Is it just me, or are 'Bollywood' sample libraries taking over the world? Hot on the heels of Philtre Labs' Bollywood Elements (SOS June 2009) comes Zero‑G's Indian Dance Classics, which contains 1.7GB of samples (about 750 loops) that were recorded on location in India and are presented as 24‑bit, 44.1kHz stereo files. The emphasis is entirely on rhythms, so this library has more in common with Philtre Labs' earlier Bollywood Grooves (SOS March 2008), but the two libraries are organised differently.
Philtre Labs' offering is arranged into categories based on drum types, but with Indian Dance Classics the loops are organised into folders, which each contain one of 13 main dance or rhythmic styles. These styles are supplemented by additional 'miscellaneous' and 'rhythm vocals' folders, the latter containing a small but interesting collection of vocalised rhythmic loops. The familiar styles like Bhangra, Manipuri or Andhranatyam are here, as well as less familiar (at least to me!) ones such as Kathakali, Kuchipudi or Dhandiyan. I suspect you'd need to be a fairly serious student of traditional Indian dance culture to understand how these different styles originated, but even to the uninitiated, a quick browse reveals a tremendous range of feels and sonic textures. So although the 'Classics' of the title might suggest that these loops are only likely to suit traditional Indian music or a Bollywood film song, I think there's also plenty that could appeal to more experimental contemporary dance producers. For example, I could imagine some of the Andhranatyam loops working in modern hip‑hop or R&B, whereas loops from the Goa Dance and Bombay Fusion categories could certainly add a bit of spice to modern dance-pop track.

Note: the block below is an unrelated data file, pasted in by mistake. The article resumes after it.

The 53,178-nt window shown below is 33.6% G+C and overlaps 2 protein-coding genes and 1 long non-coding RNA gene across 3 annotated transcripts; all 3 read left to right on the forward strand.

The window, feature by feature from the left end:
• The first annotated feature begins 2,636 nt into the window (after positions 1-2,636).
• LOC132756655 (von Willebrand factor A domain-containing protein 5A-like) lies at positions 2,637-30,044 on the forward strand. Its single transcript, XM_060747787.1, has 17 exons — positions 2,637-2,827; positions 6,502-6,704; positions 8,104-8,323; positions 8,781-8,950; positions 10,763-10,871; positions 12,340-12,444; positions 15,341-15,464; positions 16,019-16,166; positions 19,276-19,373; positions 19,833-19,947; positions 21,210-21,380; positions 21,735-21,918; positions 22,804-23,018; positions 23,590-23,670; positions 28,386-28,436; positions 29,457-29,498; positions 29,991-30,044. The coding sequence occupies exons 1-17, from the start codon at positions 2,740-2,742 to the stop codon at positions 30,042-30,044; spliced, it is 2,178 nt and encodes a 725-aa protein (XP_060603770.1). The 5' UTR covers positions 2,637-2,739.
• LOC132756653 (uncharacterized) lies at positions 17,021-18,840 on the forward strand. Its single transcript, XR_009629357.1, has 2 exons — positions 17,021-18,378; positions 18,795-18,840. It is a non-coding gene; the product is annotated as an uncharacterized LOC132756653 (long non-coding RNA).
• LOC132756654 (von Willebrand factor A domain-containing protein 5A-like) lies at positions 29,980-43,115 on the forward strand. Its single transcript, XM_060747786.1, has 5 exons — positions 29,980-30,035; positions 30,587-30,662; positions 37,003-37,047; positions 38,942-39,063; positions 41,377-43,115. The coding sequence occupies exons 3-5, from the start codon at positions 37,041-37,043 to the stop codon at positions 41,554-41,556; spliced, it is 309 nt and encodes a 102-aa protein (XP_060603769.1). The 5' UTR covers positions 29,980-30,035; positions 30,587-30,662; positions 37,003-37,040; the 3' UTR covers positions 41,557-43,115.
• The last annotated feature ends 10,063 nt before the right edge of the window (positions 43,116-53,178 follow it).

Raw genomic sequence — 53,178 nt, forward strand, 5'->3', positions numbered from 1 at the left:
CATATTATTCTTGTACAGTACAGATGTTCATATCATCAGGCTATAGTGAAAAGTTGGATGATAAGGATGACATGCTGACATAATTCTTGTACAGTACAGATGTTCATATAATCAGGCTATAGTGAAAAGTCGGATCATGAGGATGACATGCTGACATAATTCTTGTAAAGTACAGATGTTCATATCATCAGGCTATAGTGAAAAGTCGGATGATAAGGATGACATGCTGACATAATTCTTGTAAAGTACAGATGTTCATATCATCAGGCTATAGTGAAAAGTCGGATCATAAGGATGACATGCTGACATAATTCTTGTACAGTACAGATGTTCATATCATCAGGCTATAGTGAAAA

The loops are all ensemble performances, and within each style the loops are organised into intros, main rhythms, fills, variations and endings. This makes it very easy to piece together a complete rhythm track, with all the necessary variation to keep things interesting. The recording seems to be of a very high standard: the sounds are crisp and full, and most of the loops seem to have a very nice element of ambience. All in all, everything is presented in a fashion that means you able simply to chain together the loops you need, and have authentic Indian‑flavoured rhythms in an instant.
So, in summary, there's really very little for you not to like about Indian Dance Classics. The loops sound great and, while this musical style might not be on everyone's sample shopping list, at this price, it also represents very good value for money. Top‑notch! John Walden